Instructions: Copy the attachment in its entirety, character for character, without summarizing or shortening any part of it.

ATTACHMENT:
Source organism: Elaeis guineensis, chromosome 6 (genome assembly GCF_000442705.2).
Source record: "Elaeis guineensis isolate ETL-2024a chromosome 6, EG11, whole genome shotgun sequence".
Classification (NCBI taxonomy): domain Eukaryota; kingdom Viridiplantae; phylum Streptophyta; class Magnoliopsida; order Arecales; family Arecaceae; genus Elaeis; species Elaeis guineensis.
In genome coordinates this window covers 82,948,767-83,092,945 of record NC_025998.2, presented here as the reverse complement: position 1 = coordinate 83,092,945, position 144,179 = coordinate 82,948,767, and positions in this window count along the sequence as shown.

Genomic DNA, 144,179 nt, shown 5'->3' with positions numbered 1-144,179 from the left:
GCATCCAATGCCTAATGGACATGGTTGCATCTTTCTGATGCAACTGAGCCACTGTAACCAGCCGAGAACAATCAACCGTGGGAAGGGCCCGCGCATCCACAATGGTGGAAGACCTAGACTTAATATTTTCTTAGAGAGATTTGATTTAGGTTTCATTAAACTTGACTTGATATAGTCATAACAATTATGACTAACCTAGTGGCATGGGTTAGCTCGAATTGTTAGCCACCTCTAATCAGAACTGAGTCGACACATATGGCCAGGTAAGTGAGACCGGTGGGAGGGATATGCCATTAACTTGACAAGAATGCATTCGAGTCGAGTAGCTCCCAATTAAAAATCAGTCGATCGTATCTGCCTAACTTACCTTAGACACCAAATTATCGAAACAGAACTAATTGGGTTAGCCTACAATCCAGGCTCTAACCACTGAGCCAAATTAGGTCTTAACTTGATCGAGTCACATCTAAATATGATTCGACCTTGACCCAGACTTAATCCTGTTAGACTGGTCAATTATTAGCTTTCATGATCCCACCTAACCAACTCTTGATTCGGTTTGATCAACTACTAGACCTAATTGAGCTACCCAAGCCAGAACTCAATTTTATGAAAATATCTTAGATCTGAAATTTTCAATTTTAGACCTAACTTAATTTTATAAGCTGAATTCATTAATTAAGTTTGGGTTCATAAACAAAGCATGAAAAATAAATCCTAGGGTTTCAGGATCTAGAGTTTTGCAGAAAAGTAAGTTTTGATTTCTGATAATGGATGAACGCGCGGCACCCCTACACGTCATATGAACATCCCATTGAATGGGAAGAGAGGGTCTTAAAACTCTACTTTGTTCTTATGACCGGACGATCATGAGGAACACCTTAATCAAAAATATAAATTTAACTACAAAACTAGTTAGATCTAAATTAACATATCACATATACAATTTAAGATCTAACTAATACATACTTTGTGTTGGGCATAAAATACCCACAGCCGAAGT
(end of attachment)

Source organism: Elaeis guineensis, chromosome 6 (genome assembly GCF_000442705.2).
Source record: "Elaeis guineensis isolate ETL-2024a chromosome 6, EG11, whole genome shotgun sequence".
Classification (NCBI taxonomy): domain Eukaryota; kingdom Viridiplantae; phylum Streptophyta; class Magnoliopsida; order Arecales; family Arecaceae; genus Elaeis; species Elaeis guineensis.
In genome coordinates this window covers 82,948,767-83,092,945 of record NC_025998.2, presented here as the reverse complement: position 1 = coordinate 83,092,945, position 144,179 = coordinate 82,948,767, and positions in this window count along the sequence as shown.

Genomic DNA, 144,179 nt, shown 5'->3' with positions numbered 1-144,179 from the left:
GCATCCAATGCCTAATGGACATGGTTGCATCTTTCTGATGCAACTGAGCCACTGTAACCAGCCGAGAACAATCAACCGTGGGAAGGGCCCGCGCATCCACAATGGTGGAAGACCTAGACTTAATATTTTCTTAGAGAGATTTGATTTAGGTTTCATTAAACTTGACTTGATATAGTCATAACAATTATGACTAACCTAGTGGCATGGGTTAGCTCGAATTGTTAGCCACCTCTAATCAGAACTGAGTCGACACATATGGCCAGGTAAGTGAGACCGGTGGGAGGGATATGCCATTAACTTGACAAGAATGCATTCGAGTCGAGTAGCTCCCAATTAAAAATCAGTCGATCGTATCTGCCTAACTTACCTTAGACACCAAATTATCGAAACAGAACTAATTGGGTTAGCCTACAATCCAGGCTCTAACCACTGAGCCAAATTAGGTCTTAACTTGATCGAGTCACATCTAAATATGATTCGACCTTGACCCAGACTTAATCCTGTTAGACTGGTCAATTATTAGCTTTCATGATCCCACCTAACCAACTCTTGATTCGGTTTGATCAACTACTAGACCTAATTGAGCTACCCAAGCCAGAACTCAATTTTATGAAAATATCTTAGATCTGAAATTTTCAATTTTAGACCTAACTTAATTTTATAAGCTGAATTCATTAATTAAGTTTGGGTTCATAAACAAAGCATGAAAAATAAATCCTAGGGTTTCAGGATCTAGAGTTTTGCAGAAAAGTAAGTTTTGATTTCTGATAATGGATGAACGCGCGGCACCCCTACACGTCATATGAACATCCCATTGAATGGGAAGAGAGGGTCTTAAAACTCTACTTTGTTCTTATGACCGGACGATCATGAGGAACACCTTAATCAAAAATATAAATTTAACTACAAAACTAGTTAGATCTAAATTAACATATCACATATACAATTTAAGATCTAACTAATACATACTTTGTGTTGGGCATAAAATACCCACAGCCGAAGT